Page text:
Mamie Weber doesn’t know why she survived that terrible car accident five years ago. Physically, she has only a slight reminder—but emotionally, the pain is still fresh. Deep down she knows her husband would have wanted her to embrace life again. Now she has an opportunity to do just that, spending two weeks in Tuscany reviewing a tour company for her employer’s popular travel guide series. The warmth of the sun, the centuries-old art, a villa on the Umbrian border—it could be just the adventure she needs.

But with adventure comes the unexpected . . . like discovering that her entire tour group is made up of aging ex-hippies reminiscing about their Woodstock days. Or finding herself drawn to the guide, Julian, who is secretly haunted by a tragedy of his own, and seems to disapprove any time she tries something remotely risky—like an impromptu scooter ride with a local man.

As they explore the hilltop towns of Tuscany, Mamie knows that when this blissful excursion is over, she’ll have to return to reality. But when you let yourself wander, life can take some interesting detours . . .

Add to Goodreads badge

 

Purchase Links

Amazon | iBooks | Google | Kobo


My Review
The Sweet Life tells the story of Mamie Weber.   She is a young widow (39 years old) who lost her husband and daughter in a tragic car accident.   She has an unexpected opportunity to go to Italy for work as a travel writer.  There she joins a tour of older people who were at Woodstock together, and meets a charming man with a mysterious past named Julian.  

This is a really lovely read.  It is a gentle, sensitively told story of two grieving people who find an unexpected connection in a beautiful place.

The descriptions of Italy are beautiful!  I have never been there, and am more of an armchair traveler, but I loved reading the details of the tour group's travels, the fabulous food, and the adventures they had.  I especially enjoyed the way that Julian took Mamie to see some of the sites on little mini-tours, just the two of them.  The scene where they visited Michelangelo's David was magical!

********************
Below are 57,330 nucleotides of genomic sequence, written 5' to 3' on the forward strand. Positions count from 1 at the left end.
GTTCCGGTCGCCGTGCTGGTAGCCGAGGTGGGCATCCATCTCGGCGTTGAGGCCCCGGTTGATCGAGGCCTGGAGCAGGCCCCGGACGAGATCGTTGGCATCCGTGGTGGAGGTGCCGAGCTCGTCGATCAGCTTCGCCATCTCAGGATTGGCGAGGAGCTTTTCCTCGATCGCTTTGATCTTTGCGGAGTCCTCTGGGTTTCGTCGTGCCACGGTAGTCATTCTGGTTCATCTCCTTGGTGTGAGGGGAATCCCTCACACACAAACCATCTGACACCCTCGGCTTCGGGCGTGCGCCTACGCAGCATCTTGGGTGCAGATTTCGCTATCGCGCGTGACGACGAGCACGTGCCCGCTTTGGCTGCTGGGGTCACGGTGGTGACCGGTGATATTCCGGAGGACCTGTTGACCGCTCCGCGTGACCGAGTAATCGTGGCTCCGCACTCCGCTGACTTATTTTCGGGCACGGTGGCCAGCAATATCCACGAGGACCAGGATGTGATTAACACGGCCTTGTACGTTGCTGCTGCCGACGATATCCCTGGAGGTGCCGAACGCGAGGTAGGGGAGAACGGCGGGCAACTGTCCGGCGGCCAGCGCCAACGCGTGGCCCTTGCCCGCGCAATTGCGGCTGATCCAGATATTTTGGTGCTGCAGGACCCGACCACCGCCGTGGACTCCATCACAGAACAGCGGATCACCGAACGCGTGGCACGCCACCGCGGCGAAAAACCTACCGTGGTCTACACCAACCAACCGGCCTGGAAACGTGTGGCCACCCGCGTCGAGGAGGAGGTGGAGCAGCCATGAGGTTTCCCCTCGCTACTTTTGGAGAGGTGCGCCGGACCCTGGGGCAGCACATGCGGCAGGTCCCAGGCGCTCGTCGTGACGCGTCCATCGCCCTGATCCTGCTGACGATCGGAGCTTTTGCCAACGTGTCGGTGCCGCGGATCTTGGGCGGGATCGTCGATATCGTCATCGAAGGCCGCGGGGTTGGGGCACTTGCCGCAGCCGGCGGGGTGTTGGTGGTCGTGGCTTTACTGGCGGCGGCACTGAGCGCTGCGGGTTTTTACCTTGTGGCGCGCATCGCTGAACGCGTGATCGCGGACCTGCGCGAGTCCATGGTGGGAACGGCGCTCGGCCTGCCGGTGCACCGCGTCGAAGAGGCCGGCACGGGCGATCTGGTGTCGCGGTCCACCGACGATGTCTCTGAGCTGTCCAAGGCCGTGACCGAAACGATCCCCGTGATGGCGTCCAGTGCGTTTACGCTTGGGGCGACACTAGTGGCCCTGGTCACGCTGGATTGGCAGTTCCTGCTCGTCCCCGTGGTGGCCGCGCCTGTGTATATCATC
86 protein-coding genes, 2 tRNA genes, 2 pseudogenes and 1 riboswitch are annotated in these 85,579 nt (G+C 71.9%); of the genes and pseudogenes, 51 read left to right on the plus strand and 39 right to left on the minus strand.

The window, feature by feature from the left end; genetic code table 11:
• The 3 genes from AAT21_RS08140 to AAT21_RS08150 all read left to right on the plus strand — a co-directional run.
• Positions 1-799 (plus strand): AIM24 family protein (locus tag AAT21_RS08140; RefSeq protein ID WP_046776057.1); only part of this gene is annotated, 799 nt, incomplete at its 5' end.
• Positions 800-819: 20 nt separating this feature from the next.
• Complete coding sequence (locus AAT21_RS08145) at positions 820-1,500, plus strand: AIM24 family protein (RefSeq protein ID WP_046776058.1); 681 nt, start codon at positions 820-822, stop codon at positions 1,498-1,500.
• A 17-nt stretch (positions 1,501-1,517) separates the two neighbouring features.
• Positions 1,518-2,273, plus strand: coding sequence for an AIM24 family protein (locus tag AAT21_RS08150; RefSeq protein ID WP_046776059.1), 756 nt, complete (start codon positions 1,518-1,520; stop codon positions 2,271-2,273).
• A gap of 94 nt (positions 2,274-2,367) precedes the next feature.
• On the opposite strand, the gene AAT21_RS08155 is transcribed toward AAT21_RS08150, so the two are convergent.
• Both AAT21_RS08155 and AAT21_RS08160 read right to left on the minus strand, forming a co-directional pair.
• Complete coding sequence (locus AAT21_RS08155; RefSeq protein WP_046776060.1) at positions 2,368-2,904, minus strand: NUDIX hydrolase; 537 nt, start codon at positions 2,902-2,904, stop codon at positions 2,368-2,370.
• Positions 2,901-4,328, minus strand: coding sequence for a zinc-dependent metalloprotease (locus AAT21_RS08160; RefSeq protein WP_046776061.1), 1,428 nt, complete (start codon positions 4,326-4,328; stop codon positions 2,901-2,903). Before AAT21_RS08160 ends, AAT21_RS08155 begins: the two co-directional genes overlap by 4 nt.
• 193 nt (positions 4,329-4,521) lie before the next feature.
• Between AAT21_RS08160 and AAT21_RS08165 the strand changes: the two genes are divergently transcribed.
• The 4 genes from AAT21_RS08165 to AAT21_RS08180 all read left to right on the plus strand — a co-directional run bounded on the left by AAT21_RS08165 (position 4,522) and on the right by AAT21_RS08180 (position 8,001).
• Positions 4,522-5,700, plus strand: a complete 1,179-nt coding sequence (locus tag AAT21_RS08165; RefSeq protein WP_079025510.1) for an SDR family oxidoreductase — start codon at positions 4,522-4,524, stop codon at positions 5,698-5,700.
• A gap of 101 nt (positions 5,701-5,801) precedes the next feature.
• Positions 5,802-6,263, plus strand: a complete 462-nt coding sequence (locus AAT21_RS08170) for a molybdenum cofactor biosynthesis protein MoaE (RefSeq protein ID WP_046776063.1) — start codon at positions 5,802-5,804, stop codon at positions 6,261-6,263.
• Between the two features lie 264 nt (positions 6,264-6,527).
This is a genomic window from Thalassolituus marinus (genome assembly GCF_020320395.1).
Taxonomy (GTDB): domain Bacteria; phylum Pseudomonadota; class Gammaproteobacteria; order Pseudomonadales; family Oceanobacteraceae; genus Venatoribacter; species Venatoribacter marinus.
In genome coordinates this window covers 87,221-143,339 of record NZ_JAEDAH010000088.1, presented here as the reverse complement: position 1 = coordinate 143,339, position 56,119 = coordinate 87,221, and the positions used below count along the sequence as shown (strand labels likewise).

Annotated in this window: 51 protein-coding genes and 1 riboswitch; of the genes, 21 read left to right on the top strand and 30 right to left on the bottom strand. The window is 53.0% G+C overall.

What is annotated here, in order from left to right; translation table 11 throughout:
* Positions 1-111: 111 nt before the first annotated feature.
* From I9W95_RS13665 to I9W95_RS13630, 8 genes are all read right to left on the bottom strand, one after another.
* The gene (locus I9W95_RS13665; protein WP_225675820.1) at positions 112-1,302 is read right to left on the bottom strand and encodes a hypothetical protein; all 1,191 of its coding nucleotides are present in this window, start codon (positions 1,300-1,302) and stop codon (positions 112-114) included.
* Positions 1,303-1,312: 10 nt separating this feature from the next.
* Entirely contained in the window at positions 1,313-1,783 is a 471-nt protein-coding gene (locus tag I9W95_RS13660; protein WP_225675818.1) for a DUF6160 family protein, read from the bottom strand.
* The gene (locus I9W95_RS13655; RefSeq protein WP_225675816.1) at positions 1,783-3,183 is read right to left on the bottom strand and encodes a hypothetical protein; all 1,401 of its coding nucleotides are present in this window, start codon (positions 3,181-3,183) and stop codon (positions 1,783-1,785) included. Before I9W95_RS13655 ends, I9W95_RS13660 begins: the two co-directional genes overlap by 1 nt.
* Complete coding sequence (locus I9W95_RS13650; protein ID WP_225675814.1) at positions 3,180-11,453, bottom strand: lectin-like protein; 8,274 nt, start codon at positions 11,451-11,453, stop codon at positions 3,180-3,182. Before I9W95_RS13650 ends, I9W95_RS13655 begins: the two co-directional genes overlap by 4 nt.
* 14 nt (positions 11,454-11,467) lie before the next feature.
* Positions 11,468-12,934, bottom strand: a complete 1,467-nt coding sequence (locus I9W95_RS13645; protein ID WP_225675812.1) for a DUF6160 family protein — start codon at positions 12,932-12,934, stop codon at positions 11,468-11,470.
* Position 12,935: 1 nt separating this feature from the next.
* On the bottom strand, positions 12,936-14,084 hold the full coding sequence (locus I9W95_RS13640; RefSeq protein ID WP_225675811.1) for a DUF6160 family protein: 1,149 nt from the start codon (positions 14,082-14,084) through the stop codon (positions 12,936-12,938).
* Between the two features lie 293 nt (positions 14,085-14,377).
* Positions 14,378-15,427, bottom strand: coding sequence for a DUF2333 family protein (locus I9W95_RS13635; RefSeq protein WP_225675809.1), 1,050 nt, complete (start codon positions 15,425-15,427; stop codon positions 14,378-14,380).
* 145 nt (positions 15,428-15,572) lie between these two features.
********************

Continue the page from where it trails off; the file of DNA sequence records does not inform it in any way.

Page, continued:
I really liked Mamie and Julian as characters.  They were written with depth and dimension, and their connection was so beautifully handled.  I kept thinking this novel would make a great movie.  It has a cinematic quality that I liked.

I heartily recommend The Sweet Life for fans of women's fiction, well written romance, and novels with atmospheric settings.  

Author Bio
Sharon Struth believes you’re never too old to pursue a dream. The Hourglass, her debut novel, is a finalist in the National Readers’ Choice Awards for Best first Book, and her Blue Moon Lake Novels include the bestseller, Share the Moon.

When she’s not working, she and her husband happily sip their way through the scenic towns of the Connecticut Wine Trail, travel the world, and enjoy spending time with their precious pets and two grown daughters. She writes from the friendliest place she’s ever lived, Bethel, Connecticut. For more information, including where to find her published essays, please visit www.sharonstruth.com or visit her blog, Musings from the Middle Ages & More.

Connect with Sharon

Website | BlogFacebook | Twitter

 

I received a copy of this book from TLC Blog Tours.
 

Monday, September 25, 2017

Book Review and Giveaway - A Cajun Christmas Killing: A Cajun Country Mystery by Ellen Byron

Book Synopsis